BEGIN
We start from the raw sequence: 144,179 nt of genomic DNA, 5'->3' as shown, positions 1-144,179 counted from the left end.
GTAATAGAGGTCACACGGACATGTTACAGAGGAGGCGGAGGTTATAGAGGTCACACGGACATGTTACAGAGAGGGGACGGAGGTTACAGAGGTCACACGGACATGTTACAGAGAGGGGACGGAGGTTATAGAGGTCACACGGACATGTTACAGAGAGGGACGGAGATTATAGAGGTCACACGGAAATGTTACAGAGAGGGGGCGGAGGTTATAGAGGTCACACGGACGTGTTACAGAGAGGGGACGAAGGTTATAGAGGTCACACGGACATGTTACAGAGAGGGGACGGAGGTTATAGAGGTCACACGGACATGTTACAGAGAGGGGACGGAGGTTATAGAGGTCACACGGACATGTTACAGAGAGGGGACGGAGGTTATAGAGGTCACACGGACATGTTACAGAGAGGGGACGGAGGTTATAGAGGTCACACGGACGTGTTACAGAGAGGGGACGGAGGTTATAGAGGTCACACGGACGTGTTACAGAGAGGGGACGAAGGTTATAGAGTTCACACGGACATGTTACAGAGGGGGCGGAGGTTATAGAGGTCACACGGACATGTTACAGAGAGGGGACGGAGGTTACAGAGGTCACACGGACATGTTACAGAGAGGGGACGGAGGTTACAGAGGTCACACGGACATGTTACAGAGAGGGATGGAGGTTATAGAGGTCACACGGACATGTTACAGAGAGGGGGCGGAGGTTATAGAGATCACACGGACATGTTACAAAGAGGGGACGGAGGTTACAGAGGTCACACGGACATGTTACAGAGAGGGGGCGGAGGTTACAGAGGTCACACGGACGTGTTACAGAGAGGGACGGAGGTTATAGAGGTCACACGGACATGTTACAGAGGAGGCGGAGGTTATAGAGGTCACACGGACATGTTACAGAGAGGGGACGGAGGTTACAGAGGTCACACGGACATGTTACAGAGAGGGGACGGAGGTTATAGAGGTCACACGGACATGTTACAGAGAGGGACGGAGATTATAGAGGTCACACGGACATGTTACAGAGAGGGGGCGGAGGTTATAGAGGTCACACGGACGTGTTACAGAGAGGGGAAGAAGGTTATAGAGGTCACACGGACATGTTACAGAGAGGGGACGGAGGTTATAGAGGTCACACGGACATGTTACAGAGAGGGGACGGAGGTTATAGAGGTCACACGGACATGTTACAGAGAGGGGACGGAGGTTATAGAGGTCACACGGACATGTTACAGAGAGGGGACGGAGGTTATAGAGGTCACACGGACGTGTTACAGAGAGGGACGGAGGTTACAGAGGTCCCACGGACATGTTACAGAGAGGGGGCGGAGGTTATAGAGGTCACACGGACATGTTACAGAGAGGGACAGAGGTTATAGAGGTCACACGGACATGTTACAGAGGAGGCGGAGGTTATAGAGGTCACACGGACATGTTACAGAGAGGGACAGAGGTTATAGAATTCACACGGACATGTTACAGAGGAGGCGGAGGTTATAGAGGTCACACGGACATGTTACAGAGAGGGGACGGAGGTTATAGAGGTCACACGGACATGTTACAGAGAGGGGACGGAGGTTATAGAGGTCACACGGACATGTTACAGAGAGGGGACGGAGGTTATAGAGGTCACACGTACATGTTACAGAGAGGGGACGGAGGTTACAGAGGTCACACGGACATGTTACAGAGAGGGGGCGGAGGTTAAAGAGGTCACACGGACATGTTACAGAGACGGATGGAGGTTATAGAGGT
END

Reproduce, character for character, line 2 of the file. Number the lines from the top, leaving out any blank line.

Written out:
GTAATAGAGGTCACACGGACATGTTACAGAGGAGGCGGAGGTTATAGAGGTCACACGGACATGTTACAGAGAGGGGACGGAGGTTACAGAGGTCACACGGACATGTTACAGAGAGGGGACGGAGGTTATAGAGGTCACACGGACATGTTACAGAGAGGGACGGAGATTATAGAGGTCACACGGAAATGTTACAGAGAGGGGGCGGAGGTTATAGAGGTCACACGGACGTGTTACAGAGAGGGGACGAAGGTTATAGAGGTCACACGGACATGTTACAGAGAGGGGACGGAGGTTATAGAGGTCACACGGACATGTTACAGAGAGGGGACGGAGGTTATAGAGGTCACACGGACATGTTACAGAGAGGGGACGGAGGTTATAGAGGTCACACGGACATGTTACAGAGAGGGGACGGAGGTTATAGAGGTCACACGGACGTGTTACAGAGAGGGGACGGAGGTTATAGAGGTCACACGGACGTGTTACAGAGAGGGGACGAAGGTTATAGAGTTCACACGGACATGTTACAGAGGGGGCGGAGGTTATAGAGGTCACACGGACATGTTACAGAGAGGGGACGGAGGTTACAGAGGTCACACGGACATGTTACAGAGAGGGGACGGAGGTTACAGAGGTCACACGGACATGTTACAGAGAGGGATGGAGGTTATAGAGGTCACACGGACATGTTACAGAGAGGGGGCGGAGGTTATAGAGATCACACGGACATGTTACAAAGAGGGGACGGAGGTTACAGAGGTCACACGGACATGTTACAGAGAGGGGGCGGAGGTTACAGAGGTCACACGGACGTGTTACAGAGAGGGACGGAGGTTATAGAGGTCACACGGACATGTTACAGAGGAGGCGGAGGTTATAGAGGTCACACGGACATGTTACAGAGAGGGGACGGAGGTTACAGAGGTCACACGGACATGTTACAGAGAGGGGACGGAGGTTATAGAGGTCACACGGACATGTTACAGAGAGGGACGGAGATTATAGAGGTCACACGGACATGTTACAGAGAGGGGGCGGAGGTTATAGAGGTCACACGGACGTGTTACAGAGAGGGGAAGAAGGTTATAGAGGTCACACGGACATGTTACAGAGAGGGGACGGAGGTTATAGAGGTCACACGGACATGTTACAGAGAGGGGACGGAGGTTATAGAGGTCACACGGACATGTTACAGAGAGGGGACGGAGGTTATAGAGGTCACACGGACATGTTACAGAGAGGGGACGGAGGTTATAGAGGTCACACGGACGTGTTACAGAGAGGGACGGAGGTTACAGAGGTCCCACGGACATGTTACAGAGAGGGGGCGGAGGTTATAGAGGTCACACGGACATGTTACAGAGAGGGACAGAGGTTATAGAGGTCACACGGACATGTTACAGAGGAGGCGGAGGTTATAGAGGTCACACGGACATGTTACAGAGAGGGACAGAGGTTATAGAATTCACACGGACATGTTACAGAGGAGGCGGAGGTTATAGAGGTCACACGGACATGTTACAGAGAGGGGACGGAGGTTATAGAGGTCACACGGACATGTTACAGAGAGGGGACGGAGGTTATAGAGGTCACACGGACATGTTACAGAGAGGGGACGGAGGTTATAGAGGTCACACGTACATGTTACAGAGAGGGGACGGAGGTTACAGAGGTCACACGGACATGTTACAGAGAGGGGGCGGAGGTTAAAGAGGTCACACGGACATGTTACAGAGACGGATGGAGGTTATAGAGGT